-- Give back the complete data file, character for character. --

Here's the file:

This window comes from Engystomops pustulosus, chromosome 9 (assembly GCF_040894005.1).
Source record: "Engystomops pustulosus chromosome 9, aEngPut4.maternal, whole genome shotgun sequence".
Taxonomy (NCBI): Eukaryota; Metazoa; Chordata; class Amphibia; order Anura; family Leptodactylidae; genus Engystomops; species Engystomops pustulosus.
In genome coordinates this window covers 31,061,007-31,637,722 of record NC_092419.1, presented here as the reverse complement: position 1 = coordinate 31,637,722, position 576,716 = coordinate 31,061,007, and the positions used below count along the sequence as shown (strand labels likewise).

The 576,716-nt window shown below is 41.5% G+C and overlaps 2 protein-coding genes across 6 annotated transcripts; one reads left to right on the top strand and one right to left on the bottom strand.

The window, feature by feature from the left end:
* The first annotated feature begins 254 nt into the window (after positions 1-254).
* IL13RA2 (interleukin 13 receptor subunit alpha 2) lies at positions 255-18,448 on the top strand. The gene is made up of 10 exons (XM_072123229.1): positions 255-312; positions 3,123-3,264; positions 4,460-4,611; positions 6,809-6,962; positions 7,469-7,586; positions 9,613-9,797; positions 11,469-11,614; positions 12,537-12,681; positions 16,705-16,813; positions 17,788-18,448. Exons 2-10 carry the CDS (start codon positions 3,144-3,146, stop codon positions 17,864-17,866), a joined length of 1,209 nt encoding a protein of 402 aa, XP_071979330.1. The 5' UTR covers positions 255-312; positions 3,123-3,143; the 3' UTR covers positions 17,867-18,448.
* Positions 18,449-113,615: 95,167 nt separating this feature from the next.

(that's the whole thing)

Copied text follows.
This window comes from Engystomops pustulosus, chromosome 9 (assembly GCF_040894005.1).
Source record: "Engystomops pustulosus chromosome 9, aEngPut4.maternal, whole genome shotgun sequence".
Taxonomy (NCBI): Eukaryota; Metazoa; Chordata; class Amphibia; order Anura; family Leptodactylidae; genus Engystomops; species Engystomops pustulosus.
In genome coordinates this window covers 31,061,007-31,637,722 of record NC_092419.1, presented here as the reverse complement: position 1 = coordinate 31,637,722, position 576,716 = coordinate 31,061,007, and the positions used below count along the sequence as shown (strand labels likewise).

The 576,716-nt window shown below is 41.5% G+C and overlaps 2 protein-coding genes across 6 annotated transcripts; one reads left to right on the top strand and one right to left on the bottom strand.

The window, feature by feature from the left end:
* The first annotated feature begins 254 nt into the window (after positions 1-254).
* IL13RA2 (interleukin 13 receptor subunit alpha 2) lies at positions 255-18,448 on the top strand. The gene is made up of 10 exons (XM_072123229.1): positions 255-312; positions 3,123-3,264; positions 4,460-4,611; positions 6,809-6,962; positions 7,469-7,586; positions 9,613-9,797; positions 11,469-11,614; positions 12,537-12,681; positions 16,705-16,813; positions 17,788-18,448. Exons 2-10 carry the CDS (start codon positions 3,144-3,146, stop codon positions 17,864-17,866), a joined length of 1,209 nt encoding a protein of 402 aa, XP_071979330.1. The 5' UTR covers positions 255-312; positions 3,123-3,143; the 3' UTR covers positions 17,867-18,448.
* Positions 18,449-113,615: 95,167 nt separating this feature from the next.